Last Updated on April 11, 2019 by

It’s celebrity week, here at Spinfuel VAPE! Hot on the heels of reviewing the Hellvape Dead Rabbit RDA, a partnership with YouTube personality Heathen, comes the Sumo RDA by Bruce Pro Innovations.


Bruce Pro is a noted Chinese vape product reviewer, and much like so many other personalities, is throwing his hat in the ring with his own personal device preferences. The result is a high-end RDA, which looks amazing, and – with dual airflow intakes – offers the massive clouds today’s volume Vapers demand.

But the best part of the Sumo RDA is ironic. Because, for all the cloud coverage you’ll create with the device, it’s modeled after something designed to protect you on cloudy days – an umbrella.

Sumo RDA by Bruce Pro Innovations Review – SPINFUEL VAPE MAGAZINE

Minimalist presentation

People in long-term relationships, don’t pull the Sumo box out of your pocket in restaurants or crowded ballgames, because people WILL think you’re proposing marriage. This cube-shaped, black and gold packaging features nothing but a stark, single-color logo, and could very easily hold a ring (and an awkward conversation to follow).

Inside, things are equally minimal. The Sumo RDA sits upright in a form-cut (and romantic pink) foam insert, with nothing accompanying the device but a small bag of spare parts. No instructions, no warranty, no warnings. Just a smoothly finished, matte black dripper (there’s also a gold version available), and a lot of assumption about your skill level.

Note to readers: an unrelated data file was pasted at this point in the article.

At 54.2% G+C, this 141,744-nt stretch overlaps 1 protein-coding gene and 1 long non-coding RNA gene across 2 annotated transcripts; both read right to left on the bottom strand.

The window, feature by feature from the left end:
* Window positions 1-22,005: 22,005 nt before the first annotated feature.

Clearly, Bruce Pro isn’t aimed at beginner RDA users. Nor should it be; even with a wide, seemingly simple build deck, the Sumo takes a little work to understand, and a little more to operate properly. But when it does, back up and let it fly, because Bruce Pro created a performer.

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A closer look…


As mentioned, my test edition of the Sumo was a clean-looking, nicely finished black matte, with subtle cutaways on either side for adjustable airflow. There are also adjustable airflow slots on the drip-tip, and permanently wide-open 2mm bottom airflow slots to complete the trifecta. Man alive is this thing windy. But more on that in a bit.


Taking apart the 25mm-diameter Sumo, we find a mile-wide, stacked dual-post build deck, with a gold-plated positive post that matches the design to a tee. Obviously, this was chosen first for functional performance purposes. But on some level, it speaks to the level of attention and craftsmanship that Bruce Pro put into the Sumo, and I commend it.


The posts themselves have garganutan terminals, capable of handling much thicker coils than I installed. But the large, secure flathead screws held all my wire with ease, and no unwanted play after installing.


Completing the deck are two key items. First, the deep, 5mm juice well, which is capable of capturing a ton of overflow from the massive coils enthusiasts are likely to place on here.


Secondly, my favorite feature of the Sumo RDA – and perhaps the simplest – a “drip suspension shield” designed like an umbrella for your e-liquid. This simple top-facing addition at the center of the build deck serves as a funnel of sorts, redirecting your juice to either side of the deck, directly onto your coils.


The juice well catches runoff with ease, making it simple to drip through the 7mm wide bore drip tip. Though it’s hardly a novel idea, this umbrella works beautifully here, and really improved my experience with the Sumo RDA.

The Sumo RDA, in practice…